After many years of home automation, I have used several combinations of platform so would like to share a few thoughts on their abilities:
Old desktop PC
Pro: Cheap, readily available, able to run Windows, Linux, etc.
Con: expensive to run 7x24, noisy, serial and digital I/O interfaces are getting harder (no serial ports, PIO cards expensive, hacks via printer ports gone). USB interfaces are getting easier - multi-port serial, 1-Wire, but for digital I/O you probably need to add an Arduino as an expander.
Old server PC
Pro: Better reliability than a PC, remote console and power management help, faster disks helps add file server and backup tasks.
Con: VERY expensive to power, LOTS of fan noise, parts can be expensive (e.g. SCSI/ SAS disks, memory to allow multiple VM’s)
Compromise x86 - e.g. HP microserver, mini-ITX
Pro: Smaller, cheaper, quieter but still flexible with x86 OS options, disk speed, file and print server. Purchase cost less than a year’s electricity cost for a desktop PC!
Con: Still a bit large and power hungry, less able to hardware hack without USB or serial linked to Arduino, ESP8266, etc.
Embedded ARM - e.g. RPi, Pine 64
Pro: Very cheap, small, battery options (check Adafruit for LiPo interfaces, many USB batteries EITHER charge OR discharge so are useless as UPS), lots of hackable I/O, lots of community support for hardware projects and code to re-use. Linux works well for me. Basically disposable, so cold standby very effective. Sideways scalable - at this price, use one per task! Easy to rebuild or clone via dd’ing an image to a new SD card.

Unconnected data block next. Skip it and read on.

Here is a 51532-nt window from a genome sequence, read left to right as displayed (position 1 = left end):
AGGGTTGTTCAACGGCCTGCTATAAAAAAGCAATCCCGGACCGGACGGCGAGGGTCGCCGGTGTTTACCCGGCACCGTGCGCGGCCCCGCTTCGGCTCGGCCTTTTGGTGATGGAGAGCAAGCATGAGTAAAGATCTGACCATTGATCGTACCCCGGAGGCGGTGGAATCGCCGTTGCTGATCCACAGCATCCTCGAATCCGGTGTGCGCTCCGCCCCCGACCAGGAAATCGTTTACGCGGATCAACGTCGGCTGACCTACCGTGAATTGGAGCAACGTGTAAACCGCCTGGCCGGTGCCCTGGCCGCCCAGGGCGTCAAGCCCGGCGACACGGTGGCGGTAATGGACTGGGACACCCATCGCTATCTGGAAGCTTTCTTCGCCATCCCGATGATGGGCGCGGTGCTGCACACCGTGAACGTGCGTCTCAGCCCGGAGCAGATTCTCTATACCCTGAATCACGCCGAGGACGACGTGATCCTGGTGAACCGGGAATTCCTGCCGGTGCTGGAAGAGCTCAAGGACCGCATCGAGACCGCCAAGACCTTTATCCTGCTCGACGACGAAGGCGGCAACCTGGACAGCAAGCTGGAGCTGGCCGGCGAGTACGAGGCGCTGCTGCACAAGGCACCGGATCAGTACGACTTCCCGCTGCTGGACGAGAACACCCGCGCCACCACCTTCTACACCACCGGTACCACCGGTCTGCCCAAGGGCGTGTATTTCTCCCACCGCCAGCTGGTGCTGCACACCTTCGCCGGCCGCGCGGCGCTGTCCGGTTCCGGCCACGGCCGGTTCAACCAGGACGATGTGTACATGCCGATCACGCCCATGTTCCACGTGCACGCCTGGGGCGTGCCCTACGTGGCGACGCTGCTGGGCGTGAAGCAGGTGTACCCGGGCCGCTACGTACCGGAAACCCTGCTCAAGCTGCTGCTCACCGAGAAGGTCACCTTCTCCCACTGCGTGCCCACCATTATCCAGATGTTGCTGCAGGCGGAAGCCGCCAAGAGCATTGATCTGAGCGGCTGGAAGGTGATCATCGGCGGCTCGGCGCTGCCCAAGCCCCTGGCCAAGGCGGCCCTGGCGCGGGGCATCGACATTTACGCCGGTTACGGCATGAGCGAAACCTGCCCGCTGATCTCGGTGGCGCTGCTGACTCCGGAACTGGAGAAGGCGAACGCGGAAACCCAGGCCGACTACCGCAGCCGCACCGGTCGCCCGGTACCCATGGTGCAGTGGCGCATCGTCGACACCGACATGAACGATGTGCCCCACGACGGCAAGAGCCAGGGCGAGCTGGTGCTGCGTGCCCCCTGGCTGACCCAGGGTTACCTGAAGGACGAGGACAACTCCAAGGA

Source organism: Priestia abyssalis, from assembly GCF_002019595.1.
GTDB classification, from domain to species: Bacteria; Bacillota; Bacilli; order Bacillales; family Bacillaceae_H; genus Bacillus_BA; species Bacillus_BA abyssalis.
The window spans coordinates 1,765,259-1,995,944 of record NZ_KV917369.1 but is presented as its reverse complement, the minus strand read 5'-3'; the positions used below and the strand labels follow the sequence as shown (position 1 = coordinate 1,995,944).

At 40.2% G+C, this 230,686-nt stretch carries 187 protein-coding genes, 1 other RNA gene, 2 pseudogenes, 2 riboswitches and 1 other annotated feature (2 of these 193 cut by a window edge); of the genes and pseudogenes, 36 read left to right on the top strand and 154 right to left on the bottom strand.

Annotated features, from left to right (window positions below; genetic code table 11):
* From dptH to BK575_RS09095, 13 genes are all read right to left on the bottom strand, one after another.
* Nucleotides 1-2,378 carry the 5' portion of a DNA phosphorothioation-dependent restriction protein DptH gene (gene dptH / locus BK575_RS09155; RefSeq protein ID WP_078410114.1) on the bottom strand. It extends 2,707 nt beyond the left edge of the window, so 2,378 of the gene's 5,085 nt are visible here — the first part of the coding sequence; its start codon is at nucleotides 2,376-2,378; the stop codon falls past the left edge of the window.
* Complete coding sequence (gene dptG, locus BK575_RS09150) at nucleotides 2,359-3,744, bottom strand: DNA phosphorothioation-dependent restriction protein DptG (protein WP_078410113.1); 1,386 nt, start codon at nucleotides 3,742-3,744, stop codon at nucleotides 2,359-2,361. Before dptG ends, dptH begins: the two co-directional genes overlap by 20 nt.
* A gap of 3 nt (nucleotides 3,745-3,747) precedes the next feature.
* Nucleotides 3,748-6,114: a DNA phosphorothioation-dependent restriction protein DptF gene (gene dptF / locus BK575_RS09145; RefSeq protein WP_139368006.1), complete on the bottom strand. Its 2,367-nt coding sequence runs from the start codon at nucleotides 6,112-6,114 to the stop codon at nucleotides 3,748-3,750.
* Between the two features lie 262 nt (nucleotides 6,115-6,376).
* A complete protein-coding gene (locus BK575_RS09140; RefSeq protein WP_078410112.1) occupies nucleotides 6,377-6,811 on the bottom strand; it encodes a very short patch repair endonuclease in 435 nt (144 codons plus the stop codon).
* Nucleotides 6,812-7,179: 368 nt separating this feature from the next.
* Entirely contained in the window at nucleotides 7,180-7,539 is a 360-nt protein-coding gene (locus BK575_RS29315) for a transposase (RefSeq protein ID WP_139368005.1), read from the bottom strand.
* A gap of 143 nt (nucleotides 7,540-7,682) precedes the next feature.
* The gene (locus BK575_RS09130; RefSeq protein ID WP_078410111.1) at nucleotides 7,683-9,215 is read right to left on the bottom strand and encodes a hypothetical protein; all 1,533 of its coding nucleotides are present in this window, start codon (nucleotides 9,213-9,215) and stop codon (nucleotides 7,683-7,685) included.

Con: Higher learning curve with Linux. Slower disk interfaces so less useful for file/ print, older uSD cards were unreliable (fixed with modern Class 10 cards).
Currently, I’m moving HA from a HP Microserver running Linux and MrHouse to RPi 2 servers for the hardware convenience. RPi 3’s are faster with Wi-Fi, but the added Bluetooth breaks the serial console port needed for the RaZberry interface. I have RPi3’s with a touch screen which might end up as front-end GUI controllers. For OH2, I’d say a fast uSD card makes more impact than moving from RPi2 to RPi3.
The Microserver continues with file/ print/ NAS/ mail/ web server duties using RAID disks, but HA control has moved to the Pi. The key is to play to the strengths of the platforms.
As an example, my text to speech runs from OH2 to a hack shell script on the Pi which calls Festival on the Microserver. This is little more than one line of script using netcat, although curl might also have worked. The server can be used as a desktop, with speakers and also play announcements.
Both are on a UPS, so power fail alerts go from the RPi2 to the Microserver mail server and out to the Internet. I prefer to separate home automation from Internet-facing server duties to allow security hardening and patching without breaking my core control platform.
After moving from SD to Class 10 and faster uSD cards, wear flash memory levelling seems to be a whole lot better, and a lot of the disk issues early Pi users suffered have gone. Just in case, the Pi runs a regular backup script and copies the key files across to the Microserver RAID disks automatically (cron, tar and scp).
Armed with an image of the uSD card, a bare metal restore would take less than half an hour!
@pahansen - There are a few posts showing issues using executeCommandLine and curl, which suggests you are not alone and this is tricky to get right.
I add lots of logging (LogInfo() in OH2 / printf in the shell script), and break things down into testable blocks so you can see parts work step-by-step. Most of my integration issues so far have been on the OH2 side with string / type conversions failing in impenetrable ways and escaping control characters.
I guess another point to check is the version of curl - a Wintel port may be different from the Pi, or have different parameters (–foo verses -foo, bash shell eating delimiter characters that works with CMD,EXE?).